User Interface Designer
AsianScientist (Feb. 4, 2022) – Whether it is the call of birds, the rustle of leaves, the beats of a song or the lilt of laughter—we experience sound in more ways than we realize and often take it for granted. While sign language is an effective and functional form of communication the Deaf, an accessible solution to experience the characteristics of sound without surgery is not yet widely available.
That gap jumped at Tatsuya Honda when he was volunteering as a sign language interpreter during his first year as an undergraduate student at the Future University Hakodate in Japan. To fill that void, he began designing Ontenna—a device that clips onto peoples’ hair, earlobes or shirt collars and allows them to experience different sounds through light and vibration.
Currently a user interface designer at Japanese technology provider Fujitsu, Honda designed the device to translate the rhythm and volume of sounds into a series of vibrations and flashing lights. After testing the design out by attaching it to users’ arms and clothes, Honda and his team discovered that clipping it onto an individual’s hair resulted in the most accurate and unobtrusive experience.
Since the launch of the prototype in 2016, the device has won Honda several honors—including a spot on the Forbes 30 under 30 Asia list in 2017, as well as being named one of Falling Walls’ Science Breakthroughs of 2021. Ontenna is currently being used in about 80 percent of the schools for the deaf in Japan.
In this interview with Asian Scientist Magazine, Honda shares the success of Ontenna and his hopes for a world in which everyone can access sounds.
- How would you summarize your research in a tweet?
Ontenna is a device designed to make sound more accessible to the Deaf. It converts sound into vibrations and light, capturing characteristics such as rhythm and patterns.
- Describe a completed project that you are proud of.
To make the Ontenna even better, we gave deaf students the opportunity to program how its vibration and lights work. By modifying the device in the classroom, students can experience something different and discover a whole new world of sound to enjoy.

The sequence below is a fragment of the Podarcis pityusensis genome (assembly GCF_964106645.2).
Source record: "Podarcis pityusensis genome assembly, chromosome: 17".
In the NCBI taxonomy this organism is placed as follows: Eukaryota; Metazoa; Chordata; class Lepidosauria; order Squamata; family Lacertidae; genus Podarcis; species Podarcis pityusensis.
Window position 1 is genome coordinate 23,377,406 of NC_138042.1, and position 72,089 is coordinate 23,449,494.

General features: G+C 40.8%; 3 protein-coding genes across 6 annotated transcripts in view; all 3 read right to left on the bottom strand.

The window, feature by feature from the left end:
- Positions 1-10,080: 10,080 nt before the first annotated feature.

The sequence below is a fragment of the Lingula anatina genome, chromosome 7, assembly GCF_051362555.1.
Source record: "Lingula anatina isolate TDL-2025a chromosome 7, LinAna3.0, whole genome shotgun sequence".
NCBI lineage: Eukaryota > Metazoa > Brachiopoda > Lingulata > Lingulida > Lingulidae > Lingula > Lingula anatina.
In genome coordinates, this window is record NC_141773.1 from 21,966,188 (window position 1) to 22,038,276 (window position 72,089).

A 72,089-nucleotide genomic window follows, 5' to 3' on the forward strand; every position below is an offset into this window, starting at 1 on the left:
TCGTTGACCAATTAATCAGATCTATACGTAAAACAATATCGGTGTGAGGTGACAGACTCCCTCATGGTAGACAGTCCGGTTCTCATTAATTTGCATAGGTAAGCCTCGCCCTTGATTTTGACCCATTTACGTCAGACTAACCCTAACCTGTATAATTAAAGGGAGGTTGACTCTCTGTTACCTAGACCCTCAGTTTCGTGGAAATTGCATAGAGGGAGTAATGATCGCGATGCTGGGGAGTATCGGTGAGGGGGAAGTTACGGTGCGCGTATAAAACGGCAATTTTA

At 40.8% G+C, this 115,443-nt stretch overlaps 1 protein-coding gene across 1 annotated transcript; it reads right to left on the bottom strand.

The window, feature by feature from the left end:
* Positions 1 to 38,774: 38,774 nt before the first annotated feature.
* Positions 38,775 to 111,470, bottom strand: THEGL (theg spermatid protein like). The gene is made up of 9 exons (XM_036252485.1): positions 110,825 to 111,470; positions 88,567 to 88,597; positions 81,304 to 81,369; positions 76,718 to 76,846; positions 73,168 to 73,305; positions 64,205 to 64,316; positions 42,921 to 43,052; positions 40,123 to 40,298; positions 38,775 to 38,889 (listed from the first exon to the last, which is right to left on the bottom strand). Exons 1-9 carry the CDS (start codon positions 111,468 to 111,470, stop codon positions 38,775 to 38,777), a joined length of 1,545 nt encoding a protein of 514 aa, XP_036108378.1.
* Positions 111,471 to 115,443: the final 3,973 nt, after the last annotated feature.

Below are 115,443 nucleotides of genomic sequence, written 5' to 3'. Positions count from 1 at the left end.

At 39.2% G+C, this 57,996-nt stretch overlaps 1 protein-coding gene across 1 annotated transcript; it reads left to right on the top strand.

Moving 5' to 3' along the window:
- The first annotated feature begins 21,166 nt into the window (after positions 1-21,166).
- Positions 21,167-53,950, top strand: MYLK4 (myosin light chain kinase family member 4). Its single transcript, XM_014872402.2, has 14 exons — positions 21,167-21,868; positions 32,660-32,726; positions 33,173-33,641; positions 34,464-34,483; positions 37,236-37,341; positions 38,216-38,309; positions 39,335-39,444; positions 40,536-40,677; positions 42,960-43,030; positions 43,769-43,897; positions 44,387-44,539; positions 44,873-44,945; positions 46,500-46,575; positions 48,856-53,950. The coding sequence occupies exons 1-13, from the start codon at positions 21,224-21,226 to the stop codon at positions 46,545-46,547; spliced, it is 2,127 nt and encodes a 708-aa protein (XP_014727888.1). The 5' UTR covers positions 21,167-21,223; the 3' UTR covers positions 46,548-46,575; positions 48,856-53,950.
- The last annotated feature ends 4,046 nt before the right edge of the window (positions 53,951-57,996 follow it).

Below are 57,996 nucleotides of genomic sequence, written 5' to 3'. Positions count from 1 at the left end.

- What do you hope to accomplish with your design in the next decade?
I would be happy if deaf people all over the world could touch the world of sound and feel things that they could not feel before.
- What motivated you to go into your field of study?
When I was a freshman in college, I met a deaf person for the first time. I started learning sign language and began volunteering as a sign language interpreter.
For my graduation research, I wanted to create the opportunity for them to feel sound, so I started working with them to develop Ontenna.
- Did you face any difficulties while developing Ontenna?
It was difficult to commercialize my research at a company to produce Ontenna at scale. There were various obstacles like business and safety, but we were able to overcome them with the cooperation of many people involved.
- What are the biggest challenges facing the academic research community today and how can we fix them?
A lot of research at universities is difficult to implement in society. We believe that we can make breakthroughs by working together with companies.
- If you had not become a scientist, what would you have become instead?
I’m a scientist and a designer. I believe that in any work I do, I will always remember to work with the people involved to create things.
- What do you do outside of work to relax?
On my days off, I go to museums, libraries and hot springs to relax.
- If you had the power and resources to eradicate any problem using your research, which one would you solve?
I want to create a world where everyone, regardless of disability, can be themselves and recognize each other’s differences.
- What advice would you give to aspiring researchers in Asia?
Do research that can truly make one person in front of you happy.
This article is from a monthly series called Asia’s Rising Scientists. Click here to read other articles in the series.
Copyright: Asian Scientist Magazine; Photo: Tatsuya Honda.
Disclaimer: This article does not necessarily reflect the views of AsianScientist or its staff.